Higgins v Goyer

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Higgins v Goyer 2018 NY Slip Op 04067 Decided on June 7, 2018 Appellate Division, Third Department Published by New York State Law Reporting Bureau pursuant to Judiciary Law § 431. This opinion is uncorrected and subject to revision before publication in the Official Reports.

Decided and Entered: June 7, 2018

[*1]FRANCIS M. HIGGINS, Appellant,


CATHERINE M. GOYER et al., Respondents, et al., Defendant.

Calendar Date: May 2, 2018
Before: Egan Jr., J.P., Lynch, Clark, Mulvey and Rumsey, JJ.

Miller, Mannix, Schachner & Hafner, LLC, Round Lake (Thomas W. Peterson of counsel), for appellant.

Murphy Burns LLP, Loudonville (Stephen M. Groudine of counsel), for respondents.

Egan Jr., J.P.


Appeal from an order of the Supreme Court (McGrath, J.), entered February 1, 2017 in Rensselaer County, which granted a motion by defendants Catherine M. Goyer, Michael Crandall and Richard Ungaro to dismiss the complaint against them.

In February 2015, plaintiff, then the Town Supervisor of defendant Town of Grafton (hereinafter the Town), was involved in a physical altercation with defendant Catherine M. Goyer, the Town's Deputy Clerk, as she attempted to enter the conference room of the Town Hall following a Town Board meeting. The following day, Goyer filed a workplace violence incident report and subsequently reported the incident to State Police. As a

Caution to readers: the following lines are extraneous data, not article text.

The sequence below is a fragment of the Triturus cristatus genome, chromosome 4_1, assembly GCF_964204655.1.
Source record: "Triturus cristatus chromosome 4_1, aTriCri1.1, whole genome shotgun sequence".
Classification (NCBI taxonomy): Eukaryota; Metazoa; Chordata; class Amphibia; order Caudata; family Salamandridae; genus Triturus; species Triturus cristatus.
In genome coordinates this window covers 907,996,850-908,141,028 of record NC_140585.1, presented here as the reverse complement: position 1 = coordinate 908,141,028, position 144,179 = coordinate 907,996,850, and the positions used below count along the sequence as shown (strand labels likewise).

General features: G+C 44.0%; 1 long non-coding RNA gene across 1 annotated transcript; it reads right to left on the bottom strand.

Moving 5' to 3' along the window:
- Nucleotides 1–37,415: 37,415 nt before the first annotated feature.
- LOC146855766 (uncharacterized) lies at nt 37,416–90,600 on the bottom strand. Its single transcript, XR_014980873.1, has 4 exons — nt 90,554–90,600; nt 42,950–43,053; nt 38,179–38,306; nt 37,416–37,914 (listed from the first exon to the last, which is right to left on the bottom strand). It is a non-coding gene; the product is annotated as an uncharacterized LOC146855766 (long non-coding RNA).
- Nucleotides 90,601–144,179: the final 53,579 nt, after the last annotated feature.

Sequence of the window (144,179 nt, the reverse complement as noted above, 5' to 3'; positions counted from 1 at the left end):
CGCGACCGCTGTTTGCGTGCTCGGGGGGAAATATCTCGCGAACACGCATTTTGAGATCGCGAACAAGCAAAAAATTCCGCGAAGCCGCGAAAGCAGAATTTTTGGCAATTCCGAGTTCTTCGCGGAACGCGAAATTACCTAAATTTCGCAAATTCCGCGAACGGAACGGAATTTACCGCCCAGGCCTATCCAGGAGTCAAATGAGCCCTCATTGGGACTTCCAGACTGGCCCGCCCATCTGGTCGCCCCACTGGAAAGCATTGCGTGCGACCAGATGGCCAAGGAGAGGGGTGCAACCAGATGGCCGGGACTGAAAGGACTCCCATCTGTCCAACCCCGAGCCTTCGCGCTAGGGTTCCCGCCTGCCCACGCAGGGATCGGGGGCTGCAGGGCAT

result, plaintiff was charged with harassment in the second degree. Following a trial, plaintiff was acquitted of the charge and, thereafter, he commenced this action against defendants asserting causes of action for, among other things, malicious prosecution and defamation. The Town answered; Goyer and defendants Michael Crandall and Richard Ungaro (hereinafter collectively referred to as defendants) filed a pre-answer motion to dismiss the complaint for failure to state a cause of action [FN1]. Supreme Court granted defendants' motion and dismissed the [*2]complaint against them, holding, in relevant part, that plaintiff's malicious prosecution claim against Goyer failed because he did not plead sufficient facts demonstrating her active involvement in the prosecution. Supreme Court also held that the defamation claim against Goyer similarly failed because it did not adequately identify Goyer's purportedly slanderous statements, sufficiently plead any amount of special damages or show that her alleged statements related specifically to plaintiff's occupation or imputed his involvement in a serious crime. Plaintiff now appeals.[FN2]

When considering a motion to dismiss for failure to state a cause of action, "the court must afford the complaint a liberal construction, accept as true the allegations contained therein, accord the plaintiff the benefit of every favorable inference and determine only whether the facts alleged fit within any cognizable legal theory" (Brown v Government Empls. Ins. Co., 156 AD3d 1087, 1088 [2017] [internal quotation marks and citation omitted]; see Vestal v Pontillo, 158 AD3d 1036, 1038 [2018]). In order to state a cause of action for malicious prosecution, a plaintiff must allege "(1) the commencement or continuation of a criminal proceeding by the defendant against the plaintiff, (2) the termination of the proceeding in favor of the accused, (3) the absence of probable cause for the criminal proceeding and (4) actual malice" (De Lourdes Torres v Jones, 26 NY3d 742, 760 [2016]; see James v Flynn, 132 AD3d 1214, 1215 [2015]). As relevant to this appeal, in order to adequately allege that a civilian complainant initiated or commenced a criminal proceeding, a plaintiff must demonstrate "that the complainant played an active role in the prosecution, such as giving advice and encouragement or importuning the authorities to act" (Barrett v Watkins, 82 AD3d 1569, 1572 [2011] [internal quotation marks, brackets and citation omitted]; accord Place v Ciccotelli, 121 AD3d 1378, 1379 [2014]).